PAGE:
Abroad, Facebook is developing drones to provide wireless Internet access to remote corners of the globe. In the U.S., Google Fiber is seeking to change the game by providing faster at-home Internet access.
Alphabets, Google’s umbrella company, has spent the last six years seeking to bring faster Internet speeds to houses and businesses. Google Fiber aims to bring more houses online and -– presumably – using their search engine.
Originally, the Google Fiber sought to expand through more traditional fiber optic networks. However, it ran into the same obstacles as other providers, many of which went under in the late 90’s and early 2000’s. The cost to bury wires in the ground or add them to telephone poles is expensive and time-consuming. The project accounted for the majority of Google’s non-search expenditures, totaling $280 million last quarter.
Google Fiber is now changing its tack. The division recently asked the FCC for permission to experiment with high-frequency airwaves. Verizon and AT&T are also players in the market. Each is seeking a way to provide a faster Internet connection that doesn’t involve stringing wires to each and every building. The goal is to provide Internet as fast as broadband, but wirelessly.
The technology is not yet perfected. High-frequency airwaves don’t travel very far, and don’t penetrate deep into buildings. However, with major players like Google on board, some predict the option will be available in as soon as five years.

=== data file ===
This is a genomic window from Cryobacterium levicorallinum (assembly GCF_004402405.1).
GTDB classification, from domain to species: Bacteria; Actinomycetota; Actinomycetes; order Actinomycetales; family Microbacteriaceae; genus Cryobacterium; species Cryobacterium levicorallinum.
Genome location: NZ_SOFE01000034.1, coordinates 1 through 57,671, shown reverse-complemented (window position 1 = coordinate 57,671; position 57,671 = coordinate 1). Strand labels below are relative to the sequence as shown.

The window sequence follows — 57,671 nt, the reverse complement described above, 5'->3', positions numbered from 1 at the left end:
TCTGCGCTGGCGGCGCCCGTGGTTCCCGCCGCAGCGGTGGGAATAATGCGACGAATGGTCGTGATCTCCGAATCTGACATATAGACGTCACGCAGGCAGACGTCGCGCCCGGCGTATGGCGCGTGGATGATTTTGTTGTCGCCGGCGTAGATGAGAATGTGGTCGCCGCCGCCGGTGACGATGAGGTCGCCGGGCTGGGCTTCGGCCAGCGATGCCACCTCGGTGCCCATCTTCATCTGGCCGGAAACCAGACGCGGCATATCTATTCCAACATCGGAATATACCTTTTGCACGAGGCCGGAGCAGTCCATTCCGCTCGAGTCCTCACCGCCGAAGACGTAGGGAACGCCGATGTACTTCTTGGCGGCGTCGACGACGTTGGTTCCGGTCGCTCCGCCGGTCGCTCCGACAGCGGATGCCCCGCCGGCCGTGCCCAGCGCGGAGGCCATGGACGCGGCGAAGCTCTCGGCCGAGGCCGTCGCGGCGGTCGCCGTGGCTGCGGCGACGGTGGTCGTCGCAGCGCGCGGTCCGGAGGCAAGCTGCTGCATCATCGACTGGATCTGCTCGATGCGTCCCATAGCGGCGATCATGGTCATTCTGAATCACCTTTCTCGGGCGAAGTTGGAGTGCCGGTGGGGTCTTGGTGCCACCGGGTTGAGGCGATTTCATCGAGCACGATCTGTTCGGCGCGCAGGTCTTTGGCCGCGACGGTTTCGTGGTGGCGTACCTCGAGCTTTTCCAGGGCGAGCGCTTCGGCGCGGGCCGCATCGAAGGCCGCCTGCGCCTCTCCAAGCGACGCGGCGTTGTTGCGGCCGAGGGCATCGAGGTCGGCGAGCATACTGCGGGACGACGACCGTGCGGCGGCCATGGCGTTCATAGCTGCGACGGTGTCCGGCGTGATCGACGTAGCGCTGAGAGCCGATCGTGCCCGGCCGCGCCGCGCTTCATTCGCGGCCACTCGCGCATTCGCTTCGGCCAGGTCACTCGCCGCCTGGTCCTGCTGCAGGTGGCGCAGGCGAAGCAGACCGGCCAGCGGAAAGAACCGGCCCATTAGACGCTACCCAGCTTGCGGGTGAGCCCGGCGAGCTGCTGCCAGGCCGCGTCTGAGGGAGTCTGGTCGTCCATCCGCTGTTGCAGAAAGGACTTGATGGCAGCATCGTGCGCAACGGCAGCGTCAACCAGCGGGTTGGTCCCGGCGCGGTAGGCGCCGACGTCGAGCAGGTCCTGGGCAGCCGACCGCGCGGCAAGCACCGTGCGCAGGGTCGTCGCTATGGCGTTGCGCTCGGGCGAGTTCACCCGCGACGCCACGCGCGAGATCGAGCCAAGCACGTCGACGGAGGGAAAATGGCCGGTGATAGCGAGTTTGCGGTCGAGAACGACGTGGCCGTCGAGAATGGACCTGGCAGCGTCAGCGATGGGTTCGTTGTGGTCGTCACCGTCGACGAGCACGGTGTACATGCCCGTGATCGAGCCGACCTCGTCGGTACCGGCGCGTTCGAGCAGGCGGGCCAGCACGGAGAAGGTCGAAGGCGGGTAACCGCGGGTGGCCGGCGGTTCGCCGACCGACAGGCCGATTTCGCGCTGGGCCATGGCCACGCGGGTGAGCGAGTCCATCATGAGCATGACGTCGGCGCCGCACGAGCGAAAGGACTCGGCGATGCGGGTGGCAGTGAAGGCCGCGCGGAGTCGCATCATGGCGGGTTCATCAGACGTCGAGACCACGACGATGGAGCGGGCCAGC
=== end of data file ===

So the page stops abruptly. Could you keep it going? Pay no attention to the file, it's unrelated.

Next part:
Now that it has changed directions, Google Fiber is asking cities to build their own infrastructure as a way to cut costs. It has also pulled out of several of the cities it started projects in, including San Jose, CA and Portland, OR.
Wireless Internet connections are a logical next step, especially as more consumers seek their Internet access on smartphones. Google is now focusing on setting up networks in about a dozen U.S. cities, including Los Angeles, Dallas and Chicago. In the meantime, AT&T plans to start testing in Austin, TX. Verizon is setting up testing near its facilities in New Jersey, Massachusetts and Texas. According to AT&T, “wireless fiber” users can expect speeds of up to 50 to 100 times faster than a 4G LTE network.
The Change in the Industry
The change is turning more wireless carriers into potential at-home Internet providers and vice versa. Many are optimistic that this will increase competition. In turn, consumers can expect better service and cheaper prices, even as speed increases.
For job seekers, the wireless fiber movement is opening up new jobs for network engineers, software engineers, plant managers, project managers and more. As the program grows to more cities, opportunities continue to open up. Aside from jobs at major service providers, the wireless fiber field is beginning to grow as well, creating jobs at other companies across the board.
New Tech Jobs from Google Fiber and “Wireless Fiber” Providers